First, the latest sanctions come with a general license that explicitly carves out humanitarian trade. They also will not limit goods for the manufacture of humanitarian goods in Iran. Second, Treasury’s guidance said they will not take effect for 45 days (effectively, after the U.S. election) to permit foreign companies to wind down any business that is not covered by the exemptions. The Treasury said that it will examine other types of business activity that may be authorized after the 45-day period expires. (See FAQ 847).
Does the new move effectively cut Iran off from the global financial system?
The answer is yes and no. The vast majority of Iran’s banks are now sanctioned. But Iran will still be able to participate in some international trade if it can find partners prepared to brave the chilling effect of the current and previous sanctions. Trade that is exempted from sanctions may still require or involve banking.
What access does either the Iranian government or public have to foreign banks to fund the import of goods or investments?
This is the bigger problem. The new sanctions do not undermine Iran’s ability to fund imports or exports, but the totality of U.S. sanctions does. Iran lacks any ability to engage in significant international trade since separate U.S. sanctions cover the vast majority of its export sectors. Its hard currency reserves have also dwindled, and the value of the Iranian currency has depreciated significantly in recent years.
Funding trade is now incredibly difficult. Iran has tried various schemes to inject more cash into government by, for example, selling oil via non-government brokers and on its stock market. This is significant politically for a revolutionary regime dedicated to the idea that oil revenues belong to the people (in the form of the state). Economically, the schemes have not generated much help.
Will it be harder for Iran, an epicenter of the global pandemic, to get access to medical supplies?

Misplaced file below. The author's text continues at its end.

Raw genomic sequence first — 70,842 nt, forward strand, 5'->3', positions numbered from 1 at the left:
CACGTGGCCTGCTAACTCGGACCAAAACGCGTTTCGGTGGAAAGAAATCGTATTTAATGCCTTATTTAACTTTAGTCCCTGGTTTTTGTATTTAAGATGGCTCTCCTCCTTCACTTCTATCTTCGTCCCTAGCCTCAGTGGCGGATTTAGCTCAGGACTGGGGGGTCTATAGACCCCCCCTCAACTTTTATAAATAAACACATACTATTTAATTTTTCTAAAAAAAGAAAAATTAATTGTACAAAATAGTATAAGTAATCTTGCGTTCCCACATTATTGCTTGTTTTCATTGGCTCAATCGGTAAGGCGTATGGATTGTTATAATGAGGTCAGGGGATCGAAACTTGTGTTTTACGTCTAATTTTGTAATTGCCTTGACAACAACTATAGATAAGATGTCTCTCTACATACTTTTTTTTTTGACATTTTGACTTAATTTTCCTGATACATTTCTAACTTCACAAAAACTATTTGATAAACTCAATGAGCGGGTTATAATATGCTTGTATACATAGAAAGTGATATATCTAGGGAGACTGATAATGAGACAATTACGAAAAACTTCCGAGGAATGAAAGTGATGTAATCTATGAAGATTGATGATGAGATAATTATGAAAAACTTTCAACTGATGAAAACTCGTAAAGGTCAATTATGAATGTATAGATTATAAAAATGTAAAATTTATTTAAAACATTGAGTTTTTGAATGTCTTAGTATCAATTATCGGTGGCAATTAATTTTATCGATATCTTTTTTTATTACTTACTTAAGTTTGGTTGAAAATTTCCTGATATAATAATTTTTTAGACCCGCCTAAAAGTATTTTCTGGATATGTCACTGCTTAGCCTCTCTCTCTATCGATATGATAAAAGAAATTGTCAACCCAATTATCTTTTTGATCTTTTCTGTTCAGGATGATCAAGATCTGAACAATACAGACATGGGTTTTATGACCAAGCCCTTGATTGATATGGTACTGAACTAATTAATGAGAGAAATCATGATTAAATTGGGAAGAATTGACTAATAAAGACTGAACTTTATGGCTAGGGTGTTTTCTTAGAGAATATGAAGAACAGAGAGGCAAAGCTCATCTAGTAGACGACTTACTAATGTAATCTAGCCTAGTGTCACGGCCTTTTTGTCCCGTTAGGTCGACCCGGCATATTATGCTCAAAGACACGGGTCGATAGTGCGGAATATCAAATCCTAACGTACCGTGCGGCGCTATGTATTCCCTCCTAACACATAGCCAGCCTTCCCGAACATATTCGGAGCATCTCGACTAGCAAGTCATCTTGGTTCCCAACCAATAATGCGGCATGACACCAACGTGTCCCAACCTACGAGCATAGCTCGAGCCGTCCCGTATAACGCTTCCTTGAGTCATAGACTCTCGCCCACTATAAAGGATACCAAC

Trade with Iran was already disrupted by earlier U.S. sanctions. It will probably now be more difficult to get supplies, but possibly for a short period of time while banks and companies evaluate the new sanctions. The sanctions specifically exclude restrictions on humanitarian goods, either actual goods or support for goods made in Iran. So, there is no legal reason for trade to be disrupted any more than it is now.
Is there a role the United States could play in helping Iran contain the coronavirus?
The Trump Administration could ease trade in goods necessary to combat the coronavirus. It could identify channels for the transfer of supplies to Iran and facilitate financial mechanisms to ensure trade. The Trump Administration has taken some steps – such as activation of a humanitarian mechanism via the Swiss – but its impact has been limited, in part because of mixed messages about whether this trade is necessary, safe and compliant with sanctions.
50 Swiss companies ready to enter Swiss channel for Iran— ICCIMA (@IranChamber) July 27, 2020
Chairman of #Iran-#Switzerland Joint Chamber of Commerce Sharif Nezam-Mafi says 50 major Swiss companies active in food and medicine sectors are ready to enter the #SHTA.
How hard would it be for the next U.S. president to lift these sanctions? And how would he do it?
As a legal matter, the next U.S. president could remove sanctions on Iranian banks immediately, although there could be practical limitations, such as how quickly the bureaucracy updates regulations and documentation for compliance officers worldwide. But the president has wide-ranging authorities under the International Emergency Economic Powers Act to suspend or terminate the sanctions under which these designations were made. He could simply instruct the Treasury Department to terminate the designations.
Politically, it may be more complicated. The terms of the designations do not identify any illicit conduct by these institutions, which makes it easier to argue for their termination. But it would be more controversial politically to remove sanctions on banks identified as facilitating terrorism, human rights violations, or the proliferation of weapons of mass destruction.
Trump’s “maximum pressure” strategy also has support outside the administration; any move to lift sanctions could face opposition and claims that lifting sanctions undermines the broader effort to contain Iran’s ability to conduct terrorism, repress its own population, or build up its military.